In one of the week’s most bizarre stories, over a million sardines have turned up dead in Redondo Beach, clogging the King Harbor Marina and even preventing ships from leaving. The marina, located about 16 miles south-west of Los Angeles, has been declared the site of a public health hazard due to the hordes of dead fish. However the city is making the most of this unfortunate event, as it plans to turn the dead fish into fertilizer.

redondo beach sardines, dead sardines, sardines fertilizer, king harbour marine, recycled fish, sustainable design, green design, composting
Photo © Hisa Fujimoto

We’re sure you’re all wondering how a million dead sardines ended up in the marina in the first place. Although it was a mystery at first, (and one that freaked out locals with the fish corpses piling as high as 18in (46cm) on the marina floor), scientists believe the event was a natural occurence. It is believed that the fish sought shelter from rough seas and exhausted the water’s oxygen supply, suffocating themselves.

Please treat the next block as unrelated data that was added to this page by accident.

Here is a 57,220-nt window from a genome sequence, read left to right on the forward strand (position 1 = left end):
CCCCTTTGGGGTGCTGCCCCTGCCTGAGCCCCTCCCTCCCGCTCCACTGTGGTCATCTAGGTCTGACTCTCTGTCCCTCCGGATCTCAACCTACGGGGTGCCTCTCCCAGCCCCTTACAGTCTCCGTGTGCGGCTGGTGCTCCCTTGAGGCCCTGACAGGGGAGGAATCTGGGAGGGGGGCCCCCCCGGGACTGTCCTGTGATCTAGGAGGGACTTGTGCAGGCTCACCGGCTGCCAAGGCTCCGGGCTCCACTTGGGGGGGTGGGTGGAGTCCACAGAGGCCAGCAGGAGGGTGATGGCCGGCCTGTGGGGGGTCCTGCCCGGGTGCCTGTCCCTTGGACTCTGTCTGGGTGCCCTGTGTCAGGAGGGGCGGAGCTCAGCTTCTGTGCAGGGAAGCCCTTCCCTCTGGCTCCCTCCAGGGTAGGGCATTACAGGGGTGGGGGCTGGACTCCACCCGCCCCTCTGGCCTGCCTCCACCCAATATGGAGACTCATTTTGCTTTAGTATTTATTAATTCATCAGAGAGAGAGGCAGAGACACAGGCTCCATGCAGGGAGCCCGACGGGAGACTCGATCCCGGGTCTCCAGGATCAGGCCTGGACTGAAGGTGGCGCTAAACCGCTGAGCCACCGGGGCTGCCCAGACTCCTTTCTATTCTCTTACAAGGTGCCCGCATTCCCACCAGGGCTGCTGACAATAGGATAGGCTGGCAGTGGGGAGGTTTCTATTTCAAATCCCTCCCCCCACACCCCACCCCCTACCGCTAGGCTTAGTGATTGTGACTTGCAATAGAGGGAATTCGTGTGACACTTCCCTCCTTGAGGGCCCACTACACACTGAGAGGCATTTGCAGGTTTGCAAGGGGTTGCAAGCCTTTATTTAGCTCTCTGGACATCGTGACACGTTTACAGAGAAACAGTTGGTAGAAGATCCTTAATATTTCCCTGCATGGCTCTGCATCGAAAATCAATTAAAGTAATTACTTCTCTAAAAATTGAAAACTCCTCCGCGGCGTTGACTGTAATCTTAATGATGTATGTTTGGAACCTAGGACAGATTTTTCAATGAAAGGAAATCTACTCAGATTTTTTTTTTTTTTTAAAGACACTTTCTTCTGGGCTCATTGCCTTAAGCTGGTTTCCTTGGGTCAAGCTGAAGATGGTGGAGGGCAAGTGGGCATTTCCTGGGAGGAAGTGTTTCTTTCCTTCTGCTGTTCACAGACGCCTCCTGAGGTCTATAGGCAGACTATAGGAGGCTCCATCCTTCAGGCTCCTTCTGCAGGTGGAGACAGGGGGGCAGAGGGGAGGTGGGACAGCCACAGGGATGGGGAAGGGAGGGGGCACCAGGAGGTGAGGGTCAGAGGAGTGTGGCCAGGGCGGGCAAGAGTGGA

The dead fish, which are estimated to amount to 150 tonnes, are beginning to decompose in the heat causing a serious public health threat. “We need to get rid of them,” Redondo Beach Police Sgt Phil Keenan said to the local Daily Breeze newspaper. “This is going to create a terrible pollution and public health issue if we don’t.”

As no traces of toxins or pollutants have been found, officials at the California Fish and Wildlife Department have said that it was “a naturally occurring, but unusual event.” As such, the fish are to be collected and turned into fertilizer.

Via BBC News

Lead photo © Tanaka Juuyoh